Sunday, March 29, 2020

The Norton Spirit and the 1973 Indianapolis 500

This photo from the 1973 Indianapolis 500 program allegedly showed what that year's
Norton Spirit, driven by Bill Simpson, looked like.


A few weeks ago I recounted the history of the Norton Companies’ involvement with Penske Racing from 1974 through 1982.

The first Norton Spirit actually appeared in the 1973 Indianapolis 500. Longtime car owner and builder Rolla Vollstedt brought the company to Indianapolis that year in a car to be driven by Bill Simpson, the legendary safety innovator.

Also in the Vollstedt stable was another rookie, Tom Bigelow. Bigelow, an excellent midget and sprint driver, temporarily squeezed into the field on the last day of qualifying, then saw his Bryant Heating and Cooling Special squeezed out by Jim McElreath in a Norris Eagle entered by Champ Carr Enterprises. (Champ Carr’s shenanigans in 1973 are worth a separate story at some point.)

Photo credit: Unknown
Here's what the 1973 Norton Spirit really looked like when Bill Simpson 
drove it. At the back, the radiators are more streamlined while at the
front the nose looks a lot like that year's Parnelli.

Simpson also failed to qualify, due in part to a hard crash in Turn 2. Here’s a quick description of the wreck from Simpson’s excellent book “Racing Safely, Living Dangerously”:

It knocked the engine out of the car and just about knocked my brains out, too. I mean, it rang my bell pretty good.

In this chapter Simpson also recounts how the team was able to get the back-up car together and up to qualifying speed (or thereabouts), then felt he got aced out of potentially getting a chance to qualify on the last day by a little do-si-do by one of A.J. Foyt’s backup cars in the line. (Simpson did make an attempt late in the day, but was yellow-flagged after two laps averaging 183-plus.)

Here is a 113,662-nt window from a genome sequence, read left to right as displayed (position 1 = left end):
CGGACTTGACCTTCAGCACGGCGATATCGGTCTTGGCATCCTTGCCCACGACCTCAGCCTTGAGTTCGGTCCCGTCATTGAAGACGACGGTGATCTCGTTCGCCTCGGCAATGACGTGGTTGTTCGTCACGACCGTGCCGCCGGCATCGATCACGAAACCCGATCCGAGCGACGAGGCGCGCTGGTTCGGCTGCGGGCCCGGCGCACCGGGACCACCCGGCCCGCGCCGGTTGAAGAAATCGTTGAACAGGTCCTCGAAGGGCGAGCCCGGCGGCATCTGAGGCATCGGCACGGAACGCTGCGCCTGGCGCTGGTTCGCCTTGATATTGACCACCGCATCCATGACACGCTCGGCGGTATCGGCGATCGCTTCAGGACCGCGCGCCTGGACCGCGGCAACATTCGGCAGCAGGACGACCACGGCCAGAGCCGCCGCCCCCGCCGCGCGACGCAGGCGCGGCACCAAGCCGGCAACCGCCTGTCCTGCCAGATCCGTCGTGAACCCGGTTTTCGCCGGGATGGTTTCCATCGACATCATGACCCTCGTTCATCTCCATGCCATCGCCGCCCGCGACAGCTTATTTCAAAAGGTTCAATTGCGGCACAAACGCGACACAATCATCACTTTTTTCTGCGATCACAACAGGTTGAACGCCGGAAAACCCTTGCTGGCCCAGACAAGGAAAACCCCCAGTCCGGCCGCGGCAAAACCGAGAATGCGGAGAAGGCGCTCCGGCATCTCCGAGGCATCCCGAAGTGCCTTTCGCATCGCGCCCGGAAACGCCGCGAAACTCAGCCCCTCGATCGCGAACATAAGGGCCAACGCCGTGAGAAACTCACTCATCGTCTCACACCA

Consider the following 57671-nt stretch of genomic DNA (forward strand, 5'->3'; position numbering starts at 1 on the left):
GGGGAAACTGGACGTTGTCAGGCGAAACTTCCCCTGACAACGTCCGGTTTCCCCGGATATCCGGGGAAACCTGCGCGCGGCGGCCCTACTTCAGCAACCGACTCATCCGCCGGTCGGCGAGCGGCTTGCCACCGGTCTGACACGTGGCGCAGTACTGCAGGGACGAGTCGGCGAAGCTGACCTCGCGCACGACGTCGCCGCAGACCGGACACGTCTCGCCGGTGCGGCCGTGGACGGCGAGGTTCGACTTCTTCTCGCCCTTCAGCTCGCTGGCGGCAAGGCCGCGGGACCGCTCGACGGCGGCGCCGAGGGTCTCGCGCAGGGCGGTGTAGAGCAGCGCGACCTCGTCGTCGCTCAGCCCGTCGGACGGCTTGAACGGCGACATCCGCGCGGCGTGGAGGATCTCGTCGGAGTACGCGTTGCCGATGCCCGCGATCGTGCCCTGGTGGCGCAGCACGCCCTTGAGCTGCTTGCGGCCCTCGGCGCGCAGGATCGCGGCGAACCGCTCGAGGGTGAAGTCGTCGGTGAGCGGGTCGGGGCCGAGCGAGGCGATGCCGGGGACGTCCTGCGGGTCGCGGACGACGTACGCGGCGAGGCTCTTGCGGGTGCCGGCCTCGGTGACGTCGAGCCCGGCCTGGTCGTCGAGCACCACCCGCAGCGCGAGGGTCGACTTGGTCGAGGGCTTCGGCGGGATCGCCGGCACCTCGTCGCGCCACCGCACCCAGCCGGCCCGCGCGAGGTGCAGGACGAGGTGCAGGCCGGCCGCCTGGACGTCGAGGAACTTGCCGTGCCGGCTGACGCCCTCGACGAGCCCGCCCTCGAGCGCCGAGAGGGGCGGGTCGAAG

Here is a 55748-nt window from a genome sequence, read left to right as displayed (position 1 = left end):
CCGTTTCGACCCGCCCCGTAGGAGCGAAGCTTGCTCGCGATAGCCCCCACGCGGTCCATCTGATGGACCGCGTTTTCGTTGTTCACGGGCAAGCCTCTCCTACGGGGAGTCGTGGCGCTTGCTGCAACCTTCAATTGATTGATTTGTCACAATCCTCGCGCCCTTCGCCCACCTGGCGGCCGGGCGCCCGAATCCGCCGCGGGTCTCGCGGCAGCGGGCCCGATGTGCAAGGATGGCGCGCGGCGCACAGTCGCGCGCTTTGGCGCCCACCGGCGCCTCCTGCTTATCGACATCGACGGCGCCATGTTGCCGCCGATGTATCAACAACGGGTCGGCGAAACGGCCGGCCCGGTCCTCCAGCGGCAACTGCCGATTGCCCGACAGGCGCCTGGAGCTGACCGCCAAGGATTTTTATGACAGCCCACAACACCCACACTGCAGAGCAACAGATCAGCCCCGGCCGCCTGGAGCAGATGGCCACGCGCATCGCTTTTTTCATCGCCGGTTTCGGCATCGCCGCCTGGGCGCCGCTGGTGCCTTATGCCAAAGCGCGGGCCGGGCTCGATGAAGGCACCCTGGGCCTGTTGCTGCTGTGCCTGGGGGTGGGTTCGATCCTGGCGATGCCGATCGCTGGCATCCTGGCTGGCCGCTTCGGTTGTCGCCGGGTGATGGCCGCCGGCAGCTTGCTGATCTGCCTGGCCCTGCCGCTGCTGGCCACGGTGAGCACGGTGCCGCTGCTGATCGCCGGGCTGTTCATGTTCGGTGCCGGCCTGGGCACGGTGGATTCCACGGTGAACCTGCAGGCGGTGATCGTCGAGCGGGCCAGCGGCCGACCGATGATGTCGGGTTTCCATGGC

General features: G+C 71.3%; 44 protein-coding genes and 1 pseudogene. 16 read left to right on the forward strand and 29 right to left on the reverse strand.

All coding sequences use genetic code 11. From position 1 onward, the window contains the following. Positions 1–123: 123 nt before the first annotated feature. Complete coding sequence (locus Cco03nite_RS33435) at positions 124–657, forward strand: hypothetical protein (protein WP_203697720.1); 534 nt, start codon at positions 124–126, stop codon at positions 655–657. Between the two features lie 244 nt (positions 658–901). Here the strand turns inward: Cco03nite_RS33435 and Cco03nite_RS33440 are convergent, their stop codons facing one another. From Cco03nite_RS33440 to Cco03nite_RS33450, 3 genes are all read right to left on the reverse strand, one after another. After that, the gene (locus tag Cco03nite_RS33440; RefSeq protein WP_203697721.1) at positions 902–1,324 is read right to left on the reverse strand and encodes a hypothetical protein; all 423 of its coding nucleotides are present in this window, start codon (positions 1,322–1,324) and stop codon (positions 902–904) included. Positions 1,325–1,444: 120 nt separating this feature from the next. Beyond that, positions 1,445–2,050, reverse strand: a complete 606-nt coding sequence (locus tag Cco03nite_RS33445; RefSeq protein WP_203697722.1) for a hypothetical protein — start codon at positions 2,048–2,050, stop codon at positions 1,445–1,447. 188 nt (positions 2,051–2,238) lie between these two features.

In those days, you could be in line to qualify and let another car go ahead of you. Remember also that, unlike today, cars had only three attempts total for the month. So the idea would be that if you had a car that was showing only marginal speed in terms of making the race, you waited until almost the last minute before going out to qualify.

Of course, cars also could cut in front of you if you weren’t proceeding expeditiously to the front of the line. Simpson apparently thought Foyt, who put George Snider in the car to qualify, snuck in ahead. Simpson was known to fly off the handle in such moments and said some uncomplimentary things about Super Tex. One of Foyt’s larger crew members got wind of this and the result was that Simpson was thrust head-first into a trash can – a fitting conclusion to his Month of May.

The upshot of all this drama was that Vollstedt’s team – and more importantly, his two sponsors, Bryant Heating and Cooling, and Norton – were on the sidelines.

Bryant Heating and Cooling ended up sponsoring Bob Harkey on the Lindsey Hopkins team. Norton went to the Grant King entry driven by Steve Krisiloff.

King was one of the more interesting and colorful car owners and builders of this period, creating cars that he named the Kingfish. The one he designed and built for the 1972 Indianapolis 500 seemed to be, ahem, inspired by the McLaren cars of the previous year.